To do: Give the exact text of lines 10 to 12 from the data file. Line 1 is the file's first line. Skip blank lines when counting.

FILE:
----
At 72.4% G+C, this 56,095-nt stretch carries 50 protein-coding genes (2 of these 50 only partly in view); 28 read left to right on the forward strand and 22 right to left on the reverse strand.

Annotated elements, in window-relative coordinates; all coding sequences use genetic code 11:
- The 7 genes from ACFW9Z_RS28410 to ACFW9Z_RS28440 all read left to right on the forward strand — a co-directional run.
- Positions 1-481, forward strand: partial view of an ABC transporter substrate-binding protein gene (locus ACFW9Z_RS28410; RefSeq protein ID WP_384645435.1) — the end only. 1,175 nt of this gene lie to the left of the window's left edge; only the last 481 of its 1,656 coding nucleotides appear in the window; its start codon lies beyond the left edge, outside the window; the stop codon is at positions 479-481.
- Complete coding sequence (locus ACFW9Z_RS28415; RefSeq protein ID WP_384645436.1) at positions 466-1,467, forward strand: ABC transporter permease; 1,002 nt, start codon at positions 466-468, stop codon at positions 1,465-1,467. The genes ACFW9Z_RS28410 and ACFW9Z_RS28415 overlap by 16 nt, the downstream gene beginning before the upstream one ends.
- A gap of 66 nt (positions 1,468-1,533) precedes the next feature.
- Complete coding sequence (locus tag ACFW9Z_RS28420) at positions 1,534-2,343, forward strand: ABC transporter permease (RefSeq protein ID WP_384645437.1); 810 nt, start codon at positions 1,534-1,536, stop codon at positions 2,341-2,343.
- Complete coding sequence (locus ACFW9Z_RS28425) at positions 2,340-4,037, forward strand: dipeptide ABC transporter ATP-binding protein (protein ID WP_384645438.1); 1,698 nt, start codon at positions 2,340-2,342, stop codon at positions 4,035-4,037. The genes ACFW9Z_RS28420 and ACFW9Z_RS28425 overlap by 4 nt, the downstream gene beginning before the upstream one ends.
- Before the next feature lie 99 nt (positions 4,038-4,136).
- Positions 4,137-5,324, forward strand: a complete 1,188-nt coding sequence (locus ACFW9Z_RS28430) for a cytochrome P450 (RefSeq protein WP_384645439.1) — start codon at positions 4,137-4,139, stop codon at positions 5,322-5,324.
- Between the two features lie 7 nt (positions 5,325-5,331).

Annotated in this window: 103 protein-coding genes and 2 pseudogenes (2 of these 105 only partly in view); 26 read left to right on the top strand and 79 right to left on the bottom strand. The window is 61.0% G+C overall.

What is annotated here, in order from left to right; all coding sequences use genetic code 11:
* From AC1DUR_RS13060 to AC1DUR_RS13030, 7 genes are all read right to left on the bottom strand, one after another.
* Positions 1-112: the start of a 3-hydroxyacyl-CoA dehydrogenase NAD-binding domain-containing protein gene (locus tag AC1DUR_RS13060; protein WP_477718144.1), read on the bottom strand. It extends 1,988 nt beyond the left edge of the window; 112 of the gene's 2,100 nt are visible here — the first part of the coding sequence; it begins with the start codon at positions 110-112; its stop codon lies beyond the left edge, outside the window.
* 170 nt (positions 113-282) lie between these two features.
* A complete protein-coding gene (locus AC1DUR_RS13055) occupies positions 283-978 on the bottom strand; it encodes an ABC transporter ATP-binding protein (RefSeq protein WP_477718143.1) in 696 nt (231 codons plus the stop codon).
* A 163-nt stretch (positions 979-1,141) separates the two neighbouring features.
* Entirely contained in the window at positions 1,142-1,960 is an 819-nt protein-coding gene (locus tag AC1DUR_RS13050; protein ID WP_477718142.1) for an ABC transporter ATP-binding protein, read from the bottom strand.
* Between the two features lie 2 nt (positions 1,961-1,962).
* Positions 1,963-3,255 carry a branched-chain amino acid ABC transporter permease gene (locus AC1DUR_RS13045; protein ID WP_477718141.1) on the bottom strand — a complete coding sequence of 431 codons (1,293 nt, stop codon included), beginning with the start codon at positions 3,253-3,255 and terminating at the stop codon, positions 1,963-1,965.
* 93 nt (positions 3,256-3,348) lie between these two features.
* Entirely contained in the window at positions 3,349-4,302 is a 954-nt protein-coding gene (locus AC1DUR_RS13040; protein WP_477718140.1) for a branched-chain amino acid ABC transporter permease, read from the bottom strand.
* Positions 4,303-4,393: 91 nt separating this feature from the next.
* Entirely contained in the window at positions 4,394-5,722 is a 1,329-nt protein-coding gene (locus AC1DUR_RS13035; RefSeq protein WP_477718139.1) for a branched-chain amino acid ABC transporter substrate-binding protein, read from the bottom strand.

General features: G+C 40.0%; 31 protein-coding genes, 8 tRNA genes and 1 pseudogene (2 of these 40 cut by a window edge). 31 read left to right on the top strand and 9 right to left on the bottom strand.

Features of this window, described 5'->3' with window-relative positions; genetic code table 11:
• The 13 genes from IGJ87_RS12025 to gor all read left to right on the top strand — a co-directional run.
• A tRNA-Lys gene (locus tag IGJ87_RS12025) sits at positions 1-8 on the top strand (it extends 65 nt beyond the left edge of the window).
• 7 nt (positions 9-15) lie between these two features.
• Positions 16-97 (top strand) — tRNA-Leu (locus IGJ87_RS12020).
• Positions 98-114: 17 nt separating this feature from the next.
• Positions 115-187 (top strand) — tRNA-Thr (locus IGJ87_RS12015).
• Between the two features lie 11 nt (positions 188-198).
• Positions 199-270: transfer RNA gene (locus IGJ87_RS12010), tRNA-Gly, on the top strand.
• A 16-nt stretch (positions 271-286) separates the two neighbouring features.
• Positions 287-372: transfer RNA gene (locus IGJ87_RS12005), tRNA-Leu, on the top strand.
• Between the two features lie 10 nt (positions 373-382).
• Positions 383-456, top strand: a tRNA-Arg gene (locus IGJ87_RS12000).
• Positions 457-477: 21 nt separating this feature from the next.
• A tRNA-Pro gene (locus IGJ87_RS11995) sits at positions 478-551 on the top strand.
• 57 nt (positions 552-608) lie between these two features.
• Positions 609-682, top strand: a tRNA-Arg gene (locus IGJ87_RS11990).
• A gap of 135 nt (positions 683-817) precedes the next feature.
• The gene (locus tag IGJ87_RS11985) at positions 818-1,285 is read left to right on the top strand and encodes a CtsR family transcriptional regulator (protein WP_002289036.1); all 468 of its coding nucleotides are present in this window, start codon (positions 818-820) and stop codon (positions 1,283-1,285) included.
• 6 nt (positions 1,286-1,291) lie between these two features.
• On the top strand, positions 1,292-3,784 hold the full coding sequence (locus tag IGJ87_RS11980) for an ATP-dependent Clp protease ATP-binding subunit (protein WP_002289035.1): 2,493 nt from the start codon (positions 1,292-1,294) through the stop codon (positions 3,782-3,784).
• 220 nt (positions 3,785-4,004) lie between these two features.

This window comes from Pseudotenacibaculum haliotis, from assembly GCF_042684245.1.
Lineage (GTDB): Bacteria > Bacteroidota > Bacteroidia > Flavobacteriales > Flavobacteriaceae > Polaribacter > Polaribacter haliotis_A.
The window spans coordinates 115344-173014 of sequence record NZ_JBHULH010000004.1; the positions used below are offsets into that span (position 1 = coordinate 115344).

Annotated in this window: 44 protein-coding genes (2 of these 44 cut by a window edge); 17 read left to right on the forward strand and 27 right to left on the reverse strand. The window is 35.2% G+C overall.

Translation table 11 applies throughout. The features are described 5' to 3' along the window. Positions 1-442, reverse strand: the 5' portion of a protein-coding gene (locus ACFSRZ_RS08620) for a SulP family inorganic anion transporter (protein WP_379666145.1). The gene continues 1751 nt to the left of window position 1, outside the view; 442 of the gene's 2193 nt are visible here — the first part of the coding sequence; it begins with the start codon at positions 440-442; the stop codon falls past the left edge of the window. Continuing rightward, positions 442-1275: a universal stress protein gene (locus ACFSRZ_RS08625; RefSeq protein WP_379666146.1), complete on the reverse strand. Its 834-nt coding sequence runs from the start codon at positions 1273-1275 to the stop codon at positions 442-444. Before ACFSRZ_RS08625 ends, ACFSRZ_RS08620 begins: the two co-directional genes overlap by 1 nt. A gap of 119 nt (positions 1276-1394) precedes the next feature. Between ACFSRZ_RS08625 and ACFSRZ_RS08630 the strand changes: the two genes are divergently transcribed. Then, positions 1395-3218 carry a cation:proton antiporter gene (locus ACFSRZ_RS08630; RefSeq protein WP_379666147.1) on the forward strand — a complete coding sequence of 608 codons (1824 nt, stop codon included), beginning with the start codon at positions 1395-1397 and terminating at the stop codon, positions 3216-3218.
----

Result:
- Positions 4,137-5,324, forward strand: a complete 1,188-nt coding sequence (locus ACFW9Z_RS28430) for a cytochrome P450 (RefSeq protein WP_384645439.1) — start codon at positions 4,137-4,139, stop codon at positions 5,322-5,324.
- Between the two features lie 7 nt (positions 5,325-5,331).

Annotated in this window: 103 protein-coding genes and 2 pseudogenes (2 of these 105 only partly in view); 26 read left to right on the top strand and 79 right to left on the bottom strand. The window is 61.0% G+C overall.